Originally posted on Madame Guillotine.
At 7am on the morning of Sunday, the 13th July 1793, a young woman, just twenty-five years of age, with neatly arranged curling chestnut hair and clear blue eyes walked with a firm and steady tread through the already busy sun warmed streets of Paris from her lodging, room 7 in the Hôtel de la Providence, 19 Rue Hérold, to the arcades of the Palais Royal. We don’t know what thoughts ran through her head as she strolled purposely along, perhaps stirring lines written by her great great great grandfather, the celebrated playwright Pierre Corneille, or perhaps she stopped every now and again to enjoy the bustle and excitement that attended the preparations for the next day’s celebration of the fourth anniversary of the fall of the Bastille.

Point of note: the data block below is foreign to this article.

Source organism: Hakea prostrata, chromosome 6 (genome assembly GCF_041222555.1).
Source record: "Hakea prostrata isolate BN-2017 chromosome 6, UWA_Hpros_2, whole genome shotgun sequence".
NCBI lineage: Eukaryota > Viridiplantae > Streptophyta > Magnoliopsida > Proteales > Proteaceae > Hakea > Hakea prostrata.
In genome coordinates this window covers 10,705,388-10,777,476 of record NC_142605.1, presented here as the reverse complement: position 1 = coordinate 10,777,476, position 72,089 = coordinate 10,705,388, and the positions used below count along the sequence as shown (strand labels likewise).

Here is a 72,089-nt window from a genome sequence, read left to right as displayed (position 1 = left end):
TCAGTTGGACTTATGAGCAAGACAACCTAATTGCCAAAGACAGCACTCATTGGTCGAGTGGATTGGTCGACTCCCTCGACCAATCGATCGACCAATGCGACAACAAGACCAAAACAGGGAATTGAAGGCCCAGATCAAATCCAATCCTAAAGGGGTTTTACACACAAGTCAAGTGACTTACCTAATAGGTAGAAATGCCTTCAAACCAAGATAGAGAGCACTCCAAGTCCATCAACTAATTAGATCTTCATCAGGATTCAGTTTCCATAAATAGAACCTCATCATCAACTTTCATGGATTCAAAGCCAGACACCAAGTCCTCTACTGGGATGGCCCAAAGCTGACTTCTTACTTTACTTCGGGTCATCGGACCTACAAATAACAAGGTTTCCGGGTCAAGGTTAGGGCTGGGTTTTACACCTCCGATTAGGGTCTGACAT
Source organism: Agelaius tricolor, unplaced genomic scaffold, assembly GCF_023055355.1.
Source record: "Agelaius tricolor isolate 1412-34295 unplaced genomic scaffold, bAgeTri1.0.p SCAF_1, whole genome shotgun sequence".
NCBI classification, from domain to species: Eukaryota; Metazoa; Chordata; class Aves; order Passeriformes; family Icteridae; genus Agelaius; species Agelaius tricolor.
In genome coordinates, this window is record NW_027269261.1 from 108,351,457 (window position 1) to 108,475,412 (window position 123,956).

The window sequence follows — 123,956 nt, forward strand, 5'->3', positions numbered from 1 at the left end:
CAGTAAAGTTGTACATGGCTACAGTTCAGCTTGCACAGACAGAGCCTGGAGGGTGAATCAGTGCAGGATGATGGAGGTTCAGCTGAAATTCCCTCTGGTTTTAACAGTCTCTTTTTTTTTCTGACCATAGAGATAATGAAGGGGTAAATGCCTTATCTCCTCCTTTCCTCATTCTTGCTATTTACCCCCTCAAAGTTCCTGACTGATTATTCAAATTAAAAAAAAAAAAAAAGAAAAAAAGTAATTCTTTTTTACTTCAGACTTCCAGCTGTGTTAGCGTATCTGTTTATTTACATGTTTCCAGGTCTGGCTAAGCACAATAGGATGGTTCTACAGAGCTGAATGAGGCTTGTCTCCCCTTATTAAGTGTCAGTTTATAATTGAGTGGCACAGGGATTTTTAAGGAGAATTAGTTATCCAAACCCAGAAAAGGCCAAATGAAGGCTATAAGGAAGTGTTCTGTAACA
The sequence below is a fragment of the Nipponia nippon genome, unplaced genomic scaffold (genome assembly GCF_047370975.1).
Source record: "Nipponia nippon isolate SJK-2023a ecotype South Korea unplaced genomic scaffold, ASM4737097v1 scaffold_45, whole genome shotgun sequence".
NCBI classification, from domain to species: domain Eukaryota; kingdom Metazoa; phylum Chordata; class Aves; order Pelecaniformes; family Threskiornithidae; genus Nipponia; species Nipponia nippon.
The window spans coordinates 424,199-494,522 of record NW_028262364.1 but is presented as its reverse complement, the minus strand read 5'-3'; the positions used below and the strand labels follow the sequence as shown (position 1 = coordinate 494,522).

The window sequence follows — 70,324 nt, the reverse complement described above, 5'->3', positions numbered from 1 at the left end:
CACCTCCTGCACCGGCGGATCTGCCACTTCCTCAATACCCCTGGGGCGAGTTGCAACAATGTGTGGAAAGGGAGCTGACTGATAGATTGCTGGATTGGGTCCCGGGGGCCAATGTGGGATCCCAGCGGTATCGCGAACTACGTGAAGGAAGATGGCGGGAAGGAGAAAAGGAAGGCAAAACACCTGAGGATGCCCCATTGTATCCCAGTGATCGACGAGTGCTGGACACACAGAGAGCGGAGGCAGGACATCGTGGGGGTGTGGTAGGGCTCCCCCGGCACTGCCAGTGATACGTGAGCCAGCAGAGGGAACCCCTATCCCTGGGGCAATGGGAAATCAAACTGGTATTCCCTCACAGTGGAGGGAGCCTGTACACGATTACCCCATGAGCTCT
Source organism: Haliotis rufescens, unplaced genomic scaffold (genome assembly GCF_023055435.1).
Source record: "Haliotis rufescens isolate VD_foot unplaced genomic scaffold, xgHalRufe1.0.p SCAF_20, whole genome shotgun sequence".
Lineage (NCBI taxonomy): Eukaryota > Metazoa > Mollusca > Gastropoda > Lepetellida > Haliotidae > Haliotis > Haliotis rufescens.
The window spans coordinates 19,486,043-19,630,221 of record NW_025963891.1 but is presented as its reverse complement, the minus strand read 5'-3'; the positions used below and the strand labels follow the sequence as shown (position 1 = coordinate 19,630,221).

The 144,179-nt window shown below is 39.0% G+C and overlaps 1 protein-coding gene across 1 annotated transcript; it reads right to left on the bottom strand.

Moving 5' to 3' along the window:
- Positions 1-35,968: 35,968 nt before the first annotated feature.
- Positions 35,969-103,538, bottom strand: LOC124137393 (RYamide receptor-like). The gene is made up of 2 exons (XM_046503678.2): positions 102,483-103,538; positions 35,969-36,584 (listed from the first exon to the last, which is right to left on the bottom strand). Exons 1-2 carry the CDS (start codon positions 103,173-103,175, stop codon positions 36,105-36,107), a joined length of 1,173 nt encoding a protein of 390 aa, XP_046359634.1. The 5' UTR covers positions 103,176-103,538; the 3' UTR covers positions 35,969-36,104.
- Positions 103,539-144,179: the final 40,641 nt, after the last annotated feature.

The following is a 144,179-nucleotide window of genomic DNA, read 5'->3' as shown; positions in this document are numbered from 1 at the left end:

The elegant arcades of the former Royal palace were decorated for the occasion with tricolor banners, while the trees planted in the famous gardens were bedecked with tricolor ribbons that floated slightly in the morning breeze, while everywhere the woman looked she saw young people like herself laughing and smiling as they sang patriotic songs and looked forward to the festivities.
Marie-Anne-Charlotte de Corday d’Armont was not a Parisienne, despite the undoubted elegance of her brown striped silk dress, but was one of the last scions of a somewhat diminished aristocratic family from Caen in Normandy. The street vendor who sold her a newspaper before she…